As for how the rhythm factors in:
Well, the main survival strategy is to observe the movement patterns of the enemies and use those to your advantage. (Every enemy has a predictable, repetitive movement pattern.) Most enemies move only every second beat, while the player moves on every beat. This means you have time to hit an enemy and retreat before it has a chance to strike back. And, for the enemies that do move on every beat, we’ve generally made them weaker such that they can be killed in a single strike. The player simply needs to wait for them to approach, and deliver a timely blow!
Clark tells me that they plan to release Crypt of the NecroDancer sometime in 2013 for Windows and Mac, with the possibility of other platforms to come after. If you want to keep abreast of the development process, Brace Yourself Games have invited the public to follow along on their forums.
Several months have passed since the events of Love’s Epitaph. Creighton, with his newfound ally, has taken the battle to the Tyrants. Together, they will stop at nothing to recover Lysa, and put an end to their schemes once and for all.
It all sounds delightfully soap opera-ish, I must say. Love’s Epitaph, the earlier title continued in Love’s Triumph, is similarly dramatic:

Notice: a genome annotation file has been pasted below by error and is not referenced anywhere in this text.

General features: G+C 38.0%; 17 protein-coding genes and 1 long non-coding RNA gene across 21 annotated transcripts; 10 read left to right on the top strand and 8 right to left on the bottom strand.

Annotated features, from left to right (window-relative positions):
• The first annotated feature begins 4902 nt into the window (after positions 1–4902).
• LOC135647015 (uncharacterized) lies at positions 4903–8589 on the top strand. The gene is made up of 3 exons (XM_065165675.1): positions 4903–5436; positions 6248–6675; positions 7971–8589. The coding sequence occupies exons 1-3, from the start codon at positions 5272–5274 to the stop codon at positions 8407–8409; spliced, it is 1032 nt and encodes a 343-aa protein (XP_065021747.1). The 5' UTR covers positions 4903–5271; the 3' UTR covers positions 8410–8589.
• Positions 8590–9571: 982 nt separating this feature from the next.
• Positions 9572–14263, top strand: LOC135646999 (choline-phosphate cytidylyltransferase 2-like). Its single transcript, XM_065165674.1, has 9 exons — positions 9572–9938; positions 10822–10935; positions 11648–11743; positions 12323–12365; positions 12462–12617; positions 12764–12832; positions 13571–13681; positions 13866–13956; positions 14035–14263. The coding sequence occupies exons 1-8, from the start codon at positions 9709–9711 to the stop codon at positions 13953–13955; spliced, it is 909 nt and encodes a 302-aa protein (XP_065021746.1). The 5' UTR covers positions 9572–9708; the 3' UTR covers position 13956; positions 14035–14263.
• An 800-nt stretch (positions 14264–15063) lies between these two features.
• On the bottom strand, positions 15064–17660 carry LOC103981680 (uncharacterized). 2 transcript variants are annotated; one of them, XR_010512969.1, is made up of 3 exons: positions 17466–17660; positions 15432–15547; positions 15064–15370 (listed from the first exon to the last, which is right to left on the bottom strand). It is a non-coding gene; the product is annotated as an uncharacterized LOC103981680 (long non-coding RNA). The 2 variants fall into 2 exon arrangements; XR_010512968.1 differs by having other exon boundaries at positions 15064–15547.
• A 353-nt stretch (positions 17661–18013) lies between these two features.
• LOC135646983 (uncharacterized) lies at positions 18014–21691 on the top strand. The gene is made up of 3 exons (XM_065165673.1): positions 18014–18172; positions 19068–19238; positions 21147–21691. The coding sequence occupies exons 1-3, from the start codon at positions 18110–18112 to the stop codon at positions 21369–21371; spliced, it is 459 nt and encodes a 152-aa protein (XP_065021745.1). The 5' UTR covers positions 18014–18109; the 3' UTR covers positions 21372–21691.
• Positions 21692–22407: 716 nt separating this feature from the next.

Love’s Epitaph follows a woman who is being pursued by an organization. Soon, a protector appears to defend her at all costs. Together, they must seek help from others, while trying to discover the mysteries behind their pursuit.
Here is the feature list:
Conclusion to the Love’s Epitaph storyline.
Customize your party with up to 8 different party members, with their own skills and weapons
New side view battle system replaces the older front-view battles
Several items to find with different ways to enhance your party
Love’s Triumph offers a recap of events from the first game, so new players can jump right in without having to play Love’s Epitaph
The 8-character party size cap is actually legitimately unusual, and might make this title worth trying. You can snag Love’s Triumph for Windows for $9.99, or grab the free demo to give it a trial run.
Steve Gibbon writes in to tell me about Tales of the Drunken Paladin, a comedic jRPG with some very nice custom character portraits. (“Custom,” of course, being relative to the rest of the graphics, which appear mostly to be defaults from RPG Maker.)
The game was originally released way back in 2009. Since that time, Gibbon has come out with two expansions, both of which are now sold as part of the full game in its newest incarnation, “Version II.”